Brain Res Mol Brain Res 2003 May;113(1-2):44-51
Department of Experimental Cardiology, Max-Planck-Institute for Physiological and Clinical Research, D-61231 Bad Nauheim, Germany.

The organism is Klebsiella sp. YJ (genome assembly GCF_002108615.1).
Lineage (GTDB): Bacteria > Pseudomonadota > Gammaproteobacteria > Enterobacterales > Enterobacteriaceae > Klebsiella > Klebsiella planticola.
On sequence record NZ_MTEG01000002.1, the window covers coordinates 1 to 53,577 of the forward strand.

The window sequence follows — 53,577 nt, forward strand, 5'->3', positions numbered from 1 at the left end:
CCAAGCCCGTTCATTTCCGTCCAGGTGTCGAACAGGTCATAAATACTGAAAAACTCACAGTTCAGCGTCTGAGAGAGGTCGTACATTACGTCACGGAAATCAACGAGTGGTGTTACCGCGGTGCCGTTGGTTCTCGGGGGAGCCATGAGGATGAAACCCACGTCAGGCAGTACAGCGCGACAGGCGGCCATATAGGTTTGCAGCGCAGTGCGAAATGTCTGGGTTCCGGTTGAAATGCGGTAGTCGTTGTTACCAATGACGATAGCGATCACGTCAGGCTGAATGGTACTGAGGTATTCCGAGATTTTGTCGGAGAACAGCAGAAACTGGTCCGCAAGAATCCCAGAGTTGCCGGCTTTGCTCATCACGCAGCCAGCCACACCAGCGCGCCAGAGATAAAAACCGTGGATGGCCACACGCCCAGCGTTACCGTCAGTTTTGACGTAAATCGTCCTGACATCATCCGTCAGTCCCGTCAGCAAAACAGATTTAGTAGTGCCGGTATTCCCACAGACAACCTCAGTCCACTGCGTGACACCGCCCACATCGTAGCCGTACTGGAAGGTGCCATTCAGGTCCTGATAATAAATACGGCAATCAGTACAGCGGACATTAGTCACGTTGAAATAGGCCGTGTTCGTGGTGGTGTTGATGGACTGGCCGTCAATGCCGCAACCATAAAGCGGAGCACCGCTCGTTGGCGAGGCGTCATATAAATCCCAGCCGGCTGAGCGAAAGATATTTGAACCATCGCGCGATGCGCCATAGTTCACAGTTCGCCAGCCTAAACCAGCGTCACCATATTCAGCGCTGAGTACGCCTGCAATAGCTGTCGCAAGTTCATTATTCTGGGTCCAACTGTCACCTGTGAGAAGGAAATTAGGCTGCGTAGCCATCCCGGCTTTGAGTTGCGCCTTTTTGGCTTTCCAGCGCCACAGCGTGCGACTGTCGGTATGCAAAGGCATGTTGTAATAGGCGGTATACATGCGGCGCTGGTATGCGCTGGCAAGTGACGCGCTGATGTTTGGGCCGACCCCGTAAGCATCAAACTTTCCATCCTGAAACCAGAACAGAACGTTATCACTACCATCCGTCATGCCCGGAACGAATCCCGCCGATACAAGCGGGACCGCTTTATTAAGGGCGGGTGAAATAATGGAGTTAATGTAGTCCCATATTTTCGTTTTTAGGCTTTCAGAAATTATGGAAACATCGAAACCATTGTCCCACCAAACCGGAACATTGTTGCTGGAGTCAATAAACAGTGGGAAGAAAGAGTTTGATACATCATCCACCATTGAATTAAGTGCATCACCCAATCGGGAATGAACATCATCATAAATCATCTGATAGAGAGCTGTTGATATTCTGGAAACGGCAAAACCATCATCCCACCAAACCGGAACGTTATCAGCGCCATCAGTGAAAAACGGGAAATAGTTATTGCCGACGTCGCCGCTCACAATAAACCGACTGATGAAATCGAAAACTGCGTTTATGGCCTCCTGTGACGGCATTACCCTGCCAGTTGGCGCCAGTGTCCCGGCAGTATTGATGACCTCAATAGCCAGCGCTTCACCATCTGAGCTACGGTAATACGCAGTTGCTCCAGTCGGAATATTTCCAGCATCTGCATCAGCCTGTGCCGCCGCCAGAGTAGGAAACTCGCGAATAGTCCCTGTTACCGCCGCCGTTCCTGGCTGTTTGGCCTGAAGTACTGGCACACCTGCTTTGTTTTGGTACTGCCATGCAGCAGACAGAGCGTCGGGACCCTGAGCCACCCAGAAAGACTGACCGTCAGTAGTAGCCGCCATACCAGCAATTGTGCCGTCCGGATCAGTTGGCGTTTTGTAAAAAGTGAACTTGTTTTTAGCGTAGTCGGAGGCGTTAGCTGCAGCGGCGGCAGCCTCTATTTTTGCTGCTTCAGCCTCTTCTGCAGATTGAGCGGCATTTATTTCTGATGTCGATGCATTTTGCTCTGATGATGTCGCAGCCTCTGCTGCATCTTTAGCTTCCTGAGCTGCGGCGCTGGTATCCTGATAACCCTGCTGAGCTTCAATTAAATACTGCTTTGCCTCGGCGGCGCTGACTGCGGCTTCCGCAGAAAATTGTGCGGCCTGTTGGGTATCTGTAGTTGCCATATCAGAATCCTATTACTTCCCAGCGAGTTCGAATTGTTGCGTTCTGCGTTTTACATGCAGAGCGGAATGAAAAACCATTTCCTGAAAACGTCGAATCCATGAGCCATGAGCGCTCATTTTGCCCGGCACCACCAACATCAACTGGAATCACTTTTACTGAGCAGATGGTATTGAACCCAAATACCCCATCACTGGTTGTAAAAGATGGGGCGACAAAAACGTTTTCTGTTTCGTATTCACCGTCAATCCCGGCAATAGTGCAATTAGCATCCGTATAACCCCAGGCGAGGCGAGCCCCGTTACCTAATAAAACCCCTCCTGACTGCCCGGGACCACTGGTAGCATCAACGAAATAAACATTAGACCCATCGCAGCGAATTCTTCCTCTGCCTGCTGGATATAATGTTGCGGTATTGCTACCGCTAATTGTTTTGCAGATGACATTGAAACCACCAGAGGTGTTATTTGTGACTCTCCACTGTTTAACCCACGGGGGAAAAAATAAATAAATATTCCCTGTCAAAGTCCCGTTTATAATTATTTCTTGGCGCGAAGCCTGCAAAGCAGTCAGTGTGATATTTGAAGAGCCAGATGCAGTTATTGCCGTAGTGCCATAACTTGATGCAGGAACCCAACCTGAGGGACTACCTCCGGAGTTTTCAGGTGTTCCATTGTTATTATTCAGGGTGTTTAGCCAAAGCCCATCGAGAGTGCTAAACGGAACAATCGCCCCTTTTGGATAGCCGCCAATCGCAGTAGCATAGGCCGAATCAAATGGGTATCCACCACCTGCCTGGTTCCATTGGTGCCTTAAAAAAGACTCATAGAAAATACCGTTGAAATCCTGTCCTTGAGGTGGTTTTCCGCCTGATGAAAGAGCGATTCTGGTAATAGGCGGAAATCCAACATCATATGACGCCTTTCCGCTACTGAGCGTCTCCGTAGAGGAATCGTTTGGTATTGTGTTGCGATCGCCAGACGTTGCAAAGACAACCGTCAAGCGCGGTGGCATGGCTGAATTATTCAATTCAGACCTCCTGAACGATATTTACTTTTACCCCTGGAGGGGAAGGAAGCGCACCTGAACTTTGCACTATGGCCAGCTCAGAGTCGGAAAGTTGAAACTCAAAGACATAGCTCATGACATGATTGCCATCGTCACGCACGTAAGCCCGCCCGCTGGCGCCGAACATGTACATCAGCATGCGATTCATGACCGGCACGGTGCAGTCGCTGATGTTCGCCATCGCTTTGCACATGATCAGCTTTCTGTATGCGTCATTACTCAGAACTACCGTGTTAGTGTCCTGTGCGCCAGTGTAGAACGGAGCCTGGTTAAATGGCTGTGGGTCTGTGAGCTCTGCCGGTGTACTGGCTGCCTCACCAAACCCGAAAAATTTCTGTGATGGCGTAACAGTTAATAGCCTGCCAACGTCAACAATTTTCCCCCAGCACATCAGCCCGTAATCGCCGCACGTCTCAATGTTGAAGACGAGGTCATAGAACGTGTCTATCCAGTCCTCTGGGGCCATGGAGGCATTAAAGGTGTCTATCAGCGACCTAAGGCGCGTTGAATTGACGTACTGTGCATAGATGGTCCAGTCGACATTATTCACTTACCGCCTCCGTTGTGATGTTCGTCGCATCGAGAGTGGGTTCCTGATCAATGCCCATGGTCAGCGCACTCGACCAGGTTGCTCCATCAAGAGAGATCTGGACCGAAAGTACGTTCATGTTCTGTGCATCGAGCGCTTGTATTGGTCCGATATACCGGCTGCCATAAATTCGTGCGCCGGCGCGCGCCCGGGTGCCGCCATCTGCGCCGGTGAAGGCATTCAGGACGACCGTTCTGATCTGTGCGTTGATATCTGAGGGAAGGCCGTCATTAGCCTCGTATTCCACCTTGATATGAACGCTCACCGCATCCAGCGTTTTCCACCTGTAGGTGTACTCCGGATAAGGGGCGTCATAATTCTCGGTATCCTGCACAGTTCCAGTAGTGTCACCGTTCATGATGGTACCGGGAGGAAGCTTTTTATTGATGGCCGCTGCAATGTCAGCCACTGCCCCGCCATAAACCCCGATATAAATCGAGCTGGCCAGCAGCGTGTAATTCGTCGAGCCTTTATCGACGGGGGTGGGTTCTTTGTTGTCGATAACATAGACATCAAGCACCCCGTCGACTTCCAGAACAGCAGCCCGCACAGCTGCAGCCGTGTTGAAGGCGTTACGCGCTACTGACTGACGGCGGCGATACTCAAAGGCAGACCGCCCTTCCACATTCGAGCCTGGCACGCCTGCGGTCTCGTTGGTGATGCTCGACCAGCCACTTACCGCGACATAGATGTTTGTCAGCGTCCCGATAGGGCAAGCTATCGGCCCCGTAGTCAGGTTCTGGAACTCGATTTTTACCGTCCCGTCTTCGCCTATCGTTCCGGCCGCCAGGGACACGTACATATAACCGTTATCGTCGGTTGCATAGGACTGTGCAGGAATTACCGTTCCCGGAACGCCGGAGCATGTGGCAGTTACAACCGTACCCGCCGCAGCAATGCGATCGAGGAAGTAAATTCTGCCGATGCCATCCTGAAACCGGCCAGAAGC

During cerebral ischemia, angiogenesis occurs inside and around the infarcted area. The growth of new blood vessels may contribute to a better outcome after stroke due to accelerated and increased delivery of nutrients and oxygen to the ischemic tissue. The platelet-derived growth factor (PDGF)-B/PDGF receptor (PDGFR)-beta system, hitherto thought to contribute mainly to neuroprotection, may also support angiogenesis and vascular remodeling by mediating interactions of endothelial cells with pericytes after cerebral ischemia. While platelet-derived growth factor (PDGF)-B and its receptor PDGFR-beta are essential factors for the recruitment of pericytes to brain capillaries during embryonic development, their role in blood vessel maturation during cerebral ischemia is not clear. The aim of the present study was to investigate the time course and location of PDGF-B and PDGFR-beta expression in a mouse model of focal cerebral ischemia. In contrast to the early and continuous induction of PDGF-B, PDGFR-beta mRNA was specifically upregulated in vascular structures in the infarcted area 48 h after occlusion of the middle cerebral artery. Immunohistology and confocal microscopy analysis revealed the specific upregulation of PDGFR-beta on blood vessels and suggested expression mainly on pericytes. Our results imply PDGFR-beta as a key factor in vascular remodeling during stroke and suggest that the pleiotropic functions of PDGF-B may be regulated via the expression of its receptor. Influencing the PDGF system therapeutically might improve angiogenesis, cellular protection, and edema inhibition.